Excerpt from Life Support
“Heart rate’s climbed to 148,” Lauren Barclay warned, her words blending with a monitor alarm in dark harmony. The clatter of resuscitation equipment being hustled into place by fellow ER nurses snuffed out the rest of her report. A strangled gasp from the head of the gurney validated Lauren’s concerns: this man was failing in the painful struggle to fill his lungs. Her stomach knotted. They couldn’t lose him. Not the brother of one of their team.
Please . . .
“O2 saturation is tanking, Doctor.” She grabbed the hissing suction catheter and wedged closer, determined to get the physician’s attention. Her eyes watered at a sudden whiff of iodine and alcohol. “His skin’s really gray.”
“I see that, Lauren— I’m not blind.” The physician pulled the fiber-optic scope from his patient’s mouth, growling with frustration. “Suction! Clear his airway.”
“Got it.” Lauren moved in quickly, a respiratory therapist behind her with the Ambu bag. She slid the catheter between the unconscious man’s lips, struck again by the familiarity of his features: dark hair and lashes, that hint of olive in his complexion despite his pallor. She’d have known he was Eli Landry’s older brother even without seeing the medical record. Andrew Landry, thirty-six years old, had suffered a traumatic brain injury twenty-some years ago— a boating accident and near drowning that left him comatose on a ventilator for many months afterward. And severely disabled since. He was a man who should have been remarkably handsome, vital—embracing a hopeful, successful life—but was instead gaunt, withered, almost helpless. And dying?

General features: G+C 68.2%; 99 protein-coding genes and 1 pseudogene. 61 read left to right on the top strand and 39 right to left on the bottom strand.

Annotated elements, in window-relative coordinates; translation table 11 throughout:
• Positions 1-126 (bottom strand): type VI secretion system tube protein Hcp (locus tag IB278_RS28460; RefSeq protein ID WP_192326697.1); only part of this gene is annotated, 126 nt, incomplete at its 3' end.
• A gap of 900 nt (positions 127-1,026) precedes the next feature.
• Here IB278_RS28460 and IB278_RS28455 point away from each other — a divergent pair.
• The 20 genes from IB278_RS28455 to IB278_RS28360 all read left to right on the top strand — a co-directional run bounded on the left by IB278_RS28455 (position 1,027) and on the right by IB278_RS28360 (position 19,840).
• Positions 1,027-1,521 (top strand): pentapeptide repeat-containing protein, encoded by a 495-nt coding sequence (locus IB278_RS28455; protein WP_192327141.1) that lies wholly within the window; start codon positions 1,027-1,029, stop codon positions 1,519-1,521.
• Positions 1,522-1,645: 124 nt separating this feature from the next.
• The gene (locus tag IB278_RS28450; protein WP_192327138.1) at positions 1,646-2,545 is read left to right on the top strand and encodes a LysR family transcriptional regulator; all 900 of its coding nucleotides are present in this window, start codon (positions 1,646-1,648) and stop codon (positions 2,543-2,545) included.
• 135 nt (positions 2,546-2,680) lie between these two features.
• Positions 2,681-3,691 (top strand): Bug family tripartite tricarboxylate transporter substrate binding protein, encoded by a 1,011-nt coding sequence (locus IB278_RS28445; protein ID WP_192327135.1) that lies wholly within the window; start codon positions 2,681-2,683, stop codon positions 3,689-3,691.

Lauren glanced at his half-closed lids, the stray curl clinging to his clammy forehead. She’d never actually seen Andrew before today, but his tragic history was well known in Houston because his father—
“Hyperventilate him,” the doctor ordered as a respiratory therapist slid a mask over the man’s face. “And restrain those arms if you need to. Arm—
he only has the use of the left one.” He pulled off dark-framed glasses and wiped them with the hem of his scrub top, watching as the therapist began to squeeze the bag to assist respirations. “He’s going to quit breathing. If I can’t get this tube in, I’ll have no choice but to trach him.”
The physician ran a gloved finger over a thickened, pearly scar on his patient’s throat, uttering something that sounded like “Why me?” He met Lauren’s gaze at last. “Look, I’m sorry for snapping at you.” Despite the air-conditioning, the young man’s thinning hairline and forehead glistened with perspiration. Nervous sweat. It spread across the neckline and chest of his green scrub top, as if the stifling June humidity had slammed through the doors of Houston Grace Hospital along with the rushing ambulance gurney. “It’s just that—”
“He’s Eli’s brother,” Lauren finished in a raw whisper, the physician assistant’s name never failing to cause her discomfort.
“And Judge Julien Landry’s oldest son.” The doctor lowered his voice. “Eli and his father have been at odds about Andrew for months. Everyone knows that. I need to be in the middle of that battle like I need a hurricane to flatten my house.”
“I hear you.” Lauren’s gaze darted toward the hallway that led to the ambulance bay. The Caribbean was brewing a trio of tropical storms. She’d almost prefer that over what might happen here today. Things were tough enough without added conflict. She’d moved back to Houston—accepted a position in this ER—to keep a protective eye on her younger sister, Jessica. The twenty-one-year-old was making reckless choices, and if she didn’t straighten up, her job at Houston Grace was at risk. As was her acceptance into nursing school in the fall . . . and even her life? No. Lauren refused to believe Jess’s problems were that serious. Unfortunately, there was one thing she couldn’t deny: Eli Landry was part of the whole mess.
“Okay, then.” The doctor signaled to the respiratory therapist that he was going to attempt another intubation. He glanced at the clock, then turned to Lauren. “What time is Eli due in the urgent care?”
“Not till four, unless he’s heard—”
There were voices outside the code room doors. A woman, their emergency department manager. The other voice was much deeper.
“Is that . . . ?” The physician’s gaze moved to the doorway, and the room went strangely quiet except for the whoosh-burp of the plastic mask bucking against its seal over Andrew Landry’s face.
“Oh no.” The words slipped out before Lauren could stop them. “He’s here.”
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